Originally published Wednesday, 18 November 2015.
This past summer we went hiking in northern California. The pine trees were as tall as a city building. We stood like tiny ants beside ancient trunks which have reigned over the forest for hundreds of years. I couldn't help but imagine what it would be like to be standing in those woods on the Last Day. The words of Psalm 96:12 were on my mind as we hiked, "Let the field exult, and everything in it! Then shall all the trees of the forest sing for joy before the LORD, for he comes, for he comes to judge the earth."
During our trek along the trails, I noticed the charred remains of trees interspersed among the Giant Sequoias. We learned from a guide that there are some pine trees that can only reproduce through fire. Their cones only open to scatter their seeds from the heat of a forest fire. They need what would normally be a terrible thing, fire, in order to produce new life. If there hasn't been a natural fire, sometimes the park service will start a controlled fire so that the pines will scatter their seeds.
This irony in the natural world is also at work in our lives as well. The upside down story of Christianity is that life comes from death; ours from Christ's. And as his adopted children, we are called to die to ourselves so that we might live for him.
"Then Jesus told his disciples, “If anyone would come after me, let him deny himself and take up his cross and follow me. For whoever would save his life will lose it, but whoever loses his life for my sake will find it." (Matthew 16:24-25).
"He himself bore our sins in his body on the tree, that we might die to sin and live to righteousness." (1 Peter 2:24).
"Count yourselves dead to sin but alive to God in Christ Jesus." (Romans 6:11).
To grow in faith and bear fruit as a believer, we need to walk through the refiner's fire. We need to be stripped of our sin. We need all those things that keep us from living for Christ removed. We need to then be molded and reshaped into the image and likeness of Christ.
Paul describes in Colossians 3 the things that must die in us: "Put to death therefore what is earthly in you: sexual immorality, impurity, passion, evil desire, and covetousness, which is idolatry. On account of these the wrath of God is coming. In these you too once walked, when you were living in them. But now you must put them all away: anger, wrath, malice, slander, and obscene talk from your mouth. Do not lie to one another, seeing that you have put off the old self with its practices and have put on the new self, which is being renewed in knowledge after the image of its creator" (vs. 5-10).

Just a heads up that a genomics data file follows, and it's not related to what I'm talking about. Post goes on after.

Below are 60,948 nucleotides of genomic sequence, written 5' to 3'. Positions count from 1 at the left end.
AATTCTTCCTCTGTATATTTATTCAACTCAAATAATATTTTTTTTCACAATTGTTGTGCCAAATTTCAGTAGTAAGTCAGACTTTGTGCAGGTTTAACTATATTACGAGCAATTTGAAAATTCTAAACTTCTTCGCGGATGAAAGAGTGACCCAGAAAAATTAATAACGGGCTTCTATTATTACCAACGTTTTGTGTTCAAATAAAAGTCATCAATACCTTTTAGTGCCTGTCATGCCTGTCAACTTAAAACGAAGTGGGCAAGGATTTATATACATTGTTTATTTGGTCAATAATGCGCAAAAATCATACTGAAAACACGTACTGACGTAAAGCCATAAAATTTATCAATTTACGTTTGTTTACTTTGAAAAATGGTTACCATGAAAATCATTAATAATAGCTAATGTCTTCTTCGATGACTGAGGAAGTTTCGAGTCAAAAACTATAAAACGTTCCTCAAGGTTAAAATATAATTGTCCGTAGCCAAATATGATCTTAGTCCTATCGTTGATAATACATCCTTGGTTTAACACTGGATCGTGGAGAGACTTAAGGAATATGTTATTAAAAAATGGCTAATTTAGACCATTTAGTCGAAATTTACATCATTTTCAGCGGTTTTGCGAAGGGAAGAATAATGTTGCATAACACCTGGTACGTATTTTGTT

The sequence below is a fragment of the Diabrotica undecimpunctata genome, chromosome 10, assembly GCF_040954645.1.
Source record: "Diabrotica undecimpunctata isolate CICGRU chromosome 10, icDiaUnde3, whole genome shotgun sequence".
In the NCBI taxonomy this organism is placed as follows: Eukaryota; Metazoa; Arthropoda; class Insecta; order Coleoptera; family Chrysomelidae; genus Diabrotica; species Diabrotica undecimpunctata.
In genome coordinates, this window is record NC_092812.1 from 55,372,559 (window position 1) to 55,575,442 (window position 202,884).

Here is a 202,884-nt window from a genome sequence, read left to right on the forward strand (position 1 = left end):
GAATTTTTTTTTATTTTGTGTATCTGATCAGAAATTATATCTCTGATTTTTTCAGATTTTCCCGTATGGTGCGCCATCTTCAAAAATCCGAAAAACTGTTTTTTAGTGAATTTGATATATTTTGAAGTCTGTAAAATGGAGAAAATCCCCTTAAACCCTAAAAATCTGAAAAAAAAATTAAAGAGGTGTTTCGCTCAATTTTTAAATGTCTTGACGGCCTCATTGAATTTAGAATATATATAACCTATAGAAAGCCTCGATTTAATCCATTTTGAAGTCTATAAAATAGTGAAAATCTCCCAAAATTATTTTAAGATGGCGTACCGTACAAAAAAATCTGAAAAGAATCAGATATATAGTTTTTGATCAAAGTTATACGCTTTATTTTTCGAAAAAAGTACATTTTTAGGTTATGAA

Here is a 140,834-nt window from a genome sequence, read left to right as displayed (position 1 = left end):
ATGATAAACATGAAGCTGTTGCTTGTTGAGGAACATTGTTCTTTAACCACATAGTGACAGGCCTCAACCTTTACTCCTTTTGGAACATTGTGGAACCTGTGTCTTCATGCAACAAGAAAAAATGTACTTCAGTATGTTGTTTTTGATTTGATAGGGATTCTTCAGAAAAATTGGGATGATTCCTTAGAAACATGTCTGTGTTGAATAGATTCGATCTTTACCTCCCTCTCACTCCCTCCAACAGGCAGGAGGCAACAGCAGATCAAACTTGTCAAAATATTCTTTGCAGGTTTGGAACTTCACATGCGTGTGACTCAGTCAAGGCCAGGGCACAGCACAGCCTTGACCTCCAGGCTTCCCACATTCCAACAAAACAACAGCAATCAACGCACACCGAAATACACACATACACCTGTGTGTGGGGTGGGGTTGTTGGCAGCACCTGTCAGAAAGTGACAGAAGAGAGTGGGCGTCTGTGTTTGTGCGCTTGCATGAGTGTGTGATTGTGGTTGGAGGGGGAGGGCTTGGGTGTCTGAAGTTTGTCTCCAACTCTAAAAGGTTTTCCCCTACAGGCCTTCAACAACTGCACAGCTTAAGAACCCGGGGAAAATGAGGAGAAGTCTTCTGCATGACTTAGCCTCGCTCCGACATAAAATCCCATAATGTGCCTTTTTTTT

As these things die, new life emerges from the ashes. Paul continues, "Put on then, as God’s chosen ones, holy and beloved, compassionate hearts, kindness, humility, meekness, and patience, bearing with one another and, if one has a complaint against another, forgiving each other; as the Lord has forgiven you, so you also must forgive. And above all these put on love, which binds everything together in perfect harmony. And let the peace of Christ rule in your hearts, to which indeed you were called in one body. And be thankful." (Colossians 3:12-15).
Paul Tripp writes in New Morning Mercies:
"In asking you to die, Jesus is giving you eternal life the only way it can be given. He has to call you to die because you are in the way of you having life. It is our pride, our rebellion, our independence, our foolishness, and our denial that stand in the way of his offer of life. We tell ourselves that we are okay. We act as if we're smarter than God. We like our little kingdoms more than we love his. We think our rules are better than his. We tell ourselves that present pleasure is better than eternal gain. If someone doesn't rescue us from our delusions about our lives, we will lose our lives. Yes, we must die if we are ever going to live. So grace is out to kill us. But in presiding over our deaths, grace gives us life--real, abundant, and eternal life. Don't fight the death of your old life; instead, celebrate the new life that is yours by grace and grace alone. And remember that your Savior will continue to call you to die; it is the way of life." (October 19th meditation)
Death seems like the end of things. But like the Giant Sequoia, the death of our old life paves the way for new life. A resurrected life. A fruit bearing life. A life that reflects the One who died and rose again for us.
Have you seen new life rise from the death of your old life?